As housing is one of the big topics in this general election, we thought it would be interesting to summarise the manifestos of the major political parties.
We’re not naïve enough to believe any of the parties will deliver on all their promises but this makes for interesting reading. Traditionally, the property industry has a strong dislike for any form of Government intervention. Whilst this paranoia isn’t always justified, from experience the industry knows there are always unintended consequences.
Of concern is the suggestion by some parties they will target, REITS, investment funds and private individuals/landlords through a combination of measures. Whilst we get this group represents a faceless and populist target, it appears there’s a lack of realpolitik.
The private sector has, in the absence of the Government, stepped in to provide both social and private housing. Of the almost 75,000 housing units constructed across the country between 2014 and the end of 2019, only 5.9% were built by the local authorities and a further 4.1% built by approved housing bodies and 3.4% from Part V. In truth, much of the money which invests in this sector comes directly or indirectly from overseas funds and is very transient, that is to say, it can as easily be invested in Iceland as Ireland. Changing an already understood legal and taxation framework is likely to unnerve overseas investors (and their money). Similarly, for private landlords, further changes, in the context of suggested rent freezes or amending their right to get possession of properties is likely to force more of them out of the market. In our business, we know that for every investor who buys a property from us, 2 investors sell.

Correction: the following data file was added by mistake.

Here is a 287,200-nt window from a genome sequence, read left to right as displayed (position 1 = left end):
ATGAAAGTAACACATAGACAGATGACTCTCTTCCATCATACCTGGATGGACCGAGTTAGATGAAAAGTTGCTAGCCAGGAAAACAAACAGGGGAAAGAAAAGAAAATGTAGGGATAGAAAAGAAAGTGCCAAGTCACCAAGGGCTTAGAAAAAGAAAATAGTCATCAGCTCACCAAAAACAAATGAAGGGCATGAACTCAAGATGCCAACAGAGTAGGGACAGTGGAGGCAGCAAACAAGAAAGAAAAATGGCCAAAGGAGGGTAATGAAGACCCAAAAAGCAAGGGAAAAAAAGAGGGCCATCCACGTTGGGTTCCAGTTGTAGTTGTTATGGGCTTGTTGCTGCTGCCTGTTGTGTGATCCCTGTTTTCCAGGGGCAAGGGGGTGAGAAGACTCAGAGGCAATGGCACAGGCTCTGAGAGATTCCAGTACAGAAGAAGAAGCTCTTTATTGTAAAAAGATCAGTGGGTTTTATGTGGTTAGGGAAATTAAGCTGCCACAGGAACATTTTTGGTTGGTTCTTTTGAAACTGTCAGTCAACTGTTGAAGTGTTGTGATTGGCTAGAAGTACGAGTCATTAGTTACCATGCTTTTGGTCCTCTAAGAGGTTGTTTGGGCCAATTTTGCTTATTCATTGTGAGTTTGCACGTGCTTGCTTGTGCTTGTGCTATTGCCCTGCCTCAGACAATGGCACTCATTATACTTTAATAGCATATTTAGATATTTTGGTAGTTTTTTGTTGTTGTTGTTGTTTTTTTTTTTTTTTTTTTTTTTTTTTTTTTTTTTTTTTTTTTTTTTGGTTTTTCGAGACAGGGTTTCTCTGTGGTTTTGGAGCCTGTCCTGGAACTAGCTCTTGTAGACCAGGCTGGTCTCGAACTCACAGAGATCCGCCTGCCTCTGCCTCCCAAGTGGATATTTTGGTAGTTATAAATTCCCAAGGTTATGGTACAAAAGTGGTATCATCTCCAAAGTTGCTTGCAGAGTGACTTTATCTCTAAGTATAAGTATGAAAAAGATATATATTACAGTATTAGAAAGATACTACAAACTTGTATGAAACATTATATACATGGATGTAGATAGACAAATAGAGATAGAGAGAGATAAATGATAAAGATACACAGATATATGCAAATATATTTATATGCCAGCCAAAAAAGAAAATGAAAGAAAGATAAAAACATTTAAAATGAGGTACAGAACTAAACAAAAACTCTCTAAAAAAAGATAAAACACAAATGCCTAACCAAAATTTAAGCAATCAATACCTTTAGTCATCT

We are not blind to the real issues of housing and homelessness which affect thousands of people across the country every day. Nor are we cheerleaders for funds or landlords. Instead we’d like to see a functioning housing market for everyone. In our view, supply led solutions for both buyers and renters is where Government’s focus should be. Increasing commercial stamp duty rates or limiting funds to building in certain locations does nothing to increase supply. Similarly, while we support measure that assist buyers, solutions that don’t lead to price inflation are preferable.